The estimate of $200,000-$250,000 was aggressive; the nearly $400,000 realized for this car is a high point for the marque
After the introduction of the new P-type Midget early in 1934, the N-type 6-cylinder Magnette appeared, replacing the L-types and the K-types. Originally, these models were fitted with a 56 hp, 1,271-cc engine in a beefed-up chassis. The new 6-cylinder N-type was capable of a top speed of just over 80 mph, making it slightly faster than the smaller P-type, which could manage 75 mph.
The N-type, in addition to having a softer ride and being easier to drive than its predecessors, also had more spacious and comfortable passenger accommodations. It was offered as an open two- and four-seater model, as well as a graceful two-door hard top known as the Airline coupe. Only 745 N-types were built between 1934 and 1936, and of these, a very small number were fitted with Airline coupe bodywork. In 1934, a 6-cylinder N-type won the TT at the Ards circuit in Northern Ireland and competed in team trials starting in 1937.
In 1935, the MG N-series was upgraded and became the NB; the chassis remained unaltered, but modifications were made to the coachwork. With a slatted stone guard fitted to the radiator shell and a lowered scuttle height, the appearance was vastly improved; the front end lent itself more to two-toning and the driver was provided with a better view of the road ahead. The two-door design featured an elegantly curved roof merging into a streamlined rear panel, in which the spare wheel was partially countersunk. The doors carried sliding windows, and each Airline coupe featured a sunshine roof. This actually consisted of three separate trapezoidal-like celluloid panels.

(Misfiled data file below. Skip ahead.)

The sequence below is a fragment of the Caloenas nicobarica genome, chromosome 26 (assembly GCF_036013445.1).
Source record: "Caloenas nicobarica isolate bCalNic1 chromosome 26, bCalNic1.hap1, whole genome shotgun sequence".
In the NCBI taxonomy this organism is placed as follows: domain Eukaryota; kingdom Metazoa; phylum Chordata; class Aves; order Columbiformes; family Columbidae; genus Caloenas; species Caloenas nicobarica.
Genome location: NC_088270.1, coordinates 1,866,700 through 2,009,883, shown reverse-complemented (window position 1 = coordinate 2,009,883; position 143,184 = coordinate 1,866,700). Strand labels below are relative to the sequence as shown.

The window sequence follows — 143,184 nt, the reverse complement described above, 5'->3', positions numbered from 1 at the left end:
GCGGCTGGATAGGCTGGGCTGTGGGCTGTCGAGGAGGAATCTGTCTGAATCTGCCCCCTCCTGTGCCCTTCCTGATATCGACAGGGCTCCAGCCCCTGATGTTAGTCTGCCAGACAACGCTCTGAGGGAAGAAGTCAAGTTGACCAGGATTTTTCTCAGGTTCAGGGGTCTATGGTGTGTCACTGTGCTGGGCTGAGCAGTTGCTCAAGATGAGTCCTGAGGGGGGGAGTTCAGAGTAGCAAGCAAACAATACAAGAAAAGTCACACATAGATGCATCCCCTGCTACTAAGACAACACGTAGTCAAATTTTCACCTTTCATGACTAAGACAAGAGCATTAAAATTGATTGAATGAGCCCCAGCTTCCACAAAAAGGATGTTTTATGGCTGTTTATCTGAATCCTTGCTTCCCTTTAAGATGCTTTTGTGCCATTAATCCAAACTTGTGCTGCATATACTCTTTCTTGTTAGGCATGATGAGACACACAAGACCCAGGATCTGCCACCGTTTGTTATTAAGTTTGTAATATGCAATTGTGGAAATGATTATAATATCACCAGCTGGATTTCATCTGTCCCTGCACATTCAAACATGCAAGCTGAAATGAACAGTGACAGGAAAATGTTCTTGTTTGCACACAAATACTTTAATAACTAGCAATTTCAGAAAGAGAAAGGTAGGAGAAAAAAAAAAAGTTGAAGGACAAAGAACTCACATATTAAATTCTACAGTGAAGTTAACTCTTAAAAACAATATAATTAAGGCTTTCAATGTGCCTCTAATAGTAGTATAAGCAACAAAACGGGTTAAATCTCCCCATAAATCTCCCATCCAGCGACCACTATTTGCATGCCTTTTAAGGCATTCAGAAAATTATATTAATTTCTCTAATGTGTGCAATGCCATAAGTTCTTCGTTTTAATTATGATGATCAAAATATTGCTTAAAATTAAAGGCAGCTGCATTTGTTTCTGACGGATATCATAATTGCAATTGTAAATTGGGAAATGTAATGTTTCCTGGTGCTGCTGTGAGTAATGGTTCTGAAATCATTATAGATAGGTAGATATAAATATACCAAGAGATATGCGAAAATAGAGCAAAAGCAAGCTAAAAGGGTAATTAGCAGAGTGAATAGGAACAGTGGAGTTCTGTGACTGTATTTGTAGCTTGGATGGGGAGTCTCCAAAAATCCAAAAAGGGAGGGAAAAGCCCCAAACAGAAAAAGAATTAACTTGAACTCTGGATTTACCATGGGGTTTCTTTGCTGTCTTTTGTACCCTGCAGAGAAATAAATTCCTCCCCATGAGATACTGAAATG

MG historian and author Mike Allison (The Magic of MG, Dalton Watson Ltd., 1972), stated, “The Ns were probably the best of the OHC MGs, having adequate performance in standard form and yet being capable of taking much more without upsetting its good manners.” H.W. Allingham of London was responsible for the design and marketing of the MG Airline coupes. Rather than set up a coachwork facility, he designed car bodies such as the MG P and N-series Airline coupes, and in the case of the N-series, sub-contracted Carbodies to actually construct them. Carbodies had been founded in 1919 when former Charlesworth employee Robert Jones bought out Gooderham & Co. MG was one of their best customers and supplied Carbodies with the majority of their business from 1925 to 1930.
The stunning MG Airline Coupe we have the pleasure of offering here is regarded to be the only known 6-cylinder N-type Airline Coupe in existence and ever built. Prior to the restoration, the MG remained in highly original and complete condition, offering the perfect canvas to execute a proper and correct body-off rebuild. Without question, this is one of the rarest and most desirable MGs in existence.